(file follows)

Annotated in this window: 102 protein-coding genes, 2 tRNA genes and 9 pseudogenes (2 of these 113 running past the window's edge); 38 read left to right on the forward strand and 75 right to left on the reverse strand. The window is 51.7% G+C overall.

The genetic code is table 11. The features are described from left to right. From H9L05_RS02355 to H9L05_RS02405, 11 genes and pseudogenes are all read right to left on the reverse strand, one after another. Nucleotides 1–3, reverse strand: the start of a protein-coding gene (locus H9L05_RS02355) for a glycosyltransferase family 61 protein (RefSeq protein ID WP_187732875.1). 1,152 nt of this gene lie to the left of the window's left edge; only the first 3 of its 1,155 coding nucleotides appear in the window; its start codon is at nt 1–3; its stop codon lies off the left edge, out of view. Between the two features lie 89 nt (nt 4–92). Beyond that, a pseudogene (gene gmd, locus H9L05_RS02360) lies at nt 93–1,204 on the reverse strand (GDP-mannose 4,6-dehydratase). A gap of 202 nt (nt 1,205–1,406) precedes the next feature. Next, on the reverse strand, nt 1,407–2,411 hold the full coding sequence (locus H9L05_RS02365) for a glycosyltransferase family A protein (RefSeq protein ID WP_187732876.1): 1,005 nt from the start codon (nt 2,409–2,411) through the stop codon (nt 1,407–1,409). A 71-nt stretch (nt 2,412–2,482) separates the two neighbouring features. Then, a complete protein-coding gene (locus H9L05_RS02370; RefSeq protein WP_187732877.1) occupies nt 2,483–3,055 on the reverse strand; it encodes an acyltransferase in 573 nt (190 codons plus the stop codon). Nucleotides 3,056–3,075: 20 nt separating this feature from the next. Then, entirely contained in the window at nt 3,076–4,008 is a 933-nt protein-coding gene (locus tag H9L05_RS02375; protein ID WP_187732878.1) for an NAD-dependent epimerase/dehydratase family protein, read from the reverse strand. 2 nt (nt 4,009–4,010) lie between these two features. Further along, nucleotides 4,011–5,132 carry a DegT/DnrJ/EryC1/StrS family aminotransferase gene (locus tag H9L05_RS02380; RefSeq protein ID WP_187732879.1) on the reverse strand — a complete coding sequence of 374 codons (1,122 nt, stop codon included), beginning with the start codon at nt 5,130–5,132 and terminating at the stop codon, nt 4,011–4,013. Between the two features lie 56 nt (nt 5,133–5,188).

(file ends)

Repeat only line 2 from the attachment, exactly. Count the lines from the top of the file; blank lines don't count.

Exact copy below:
The genetic code is table 11. The features are described from left to right. From H9L05_RS02355 to H9L05_RS02405, 11 genes and pseudogenes are all read right to left on the reverse strand, one after another. Nucleotides 1–3, reverse strand: the start of a protein-coding gene (locus H9L05_RS02355) for a glycosyltransferase family 61 protein (RefSeq protein ID WP_187732875.1). 1,152 nt of this gene lie to the left of the window's left edge; only the first 3 of its 1,155 coding nucleotides appear in the window; its start codon is at nt 1–3; its stop codon lies off the left edge, out of view. Between the two features lie 89 nt (nt 4–92). Beyond that, a pseudogene (gene gmd, locus H9L05_RS02360) lies at nt 93–1,204 on the reverse strand (GDP-mannose 4,6-dehydratase). A gap of 202 nt (nt 1,205–1,406) precedes the next feature. Next, on the reverse strand, nt 1,407–2,411 hold the full coding sequence (locus H9L05_RS02365) for a glycosyltransferase family A protein (RefSeq protein ID WP_187732876.1): 1,005 nt from the start codon (nt 2,409–2,411) through the stop codon (nt 1,407–1,409). A 71-nt stretch (nt 2,412–2,482) separates the two neighbouring features. Then, a complete protein-coding gene (locus H9L05_RS02370; RefSeq protein WP_187732877.1) occupies nt 2,483–3,055 on the reverse strand; it encodes an acyltransferase in 573 nt (190 codons plus the stop codon). Nucleotides 3,056–3,075: 20 nt separating this feature from the next. Then, entirely contained in the window at nt 3,076–4,008 is a 933-nt protein-coding gene (locus tag H9L05_RS02375; protein ID WP_187732878.1) for an NAD-dependent epimerase/dehydratase family protein, read from the reverse strand. 2 nt (nt 4,009–4,010) lie between these two features. Further along, nucleotides 4,011–5,132 carry a DegT/DnrJ/EryC1/StrS family aminotransferase gene (locus tag H9L05_RS02380; RefSeq protein ID WP_187732879.1) on the reverse strand — a complete coding sequence of 374 codons (1,122 nt, stop codon included), beginning with the start codon at nt 5,130–5,132 and terminating at the stop codon, nt 4,011–4,013. Between the two features lie 56 nt (nt 5,133–5,188).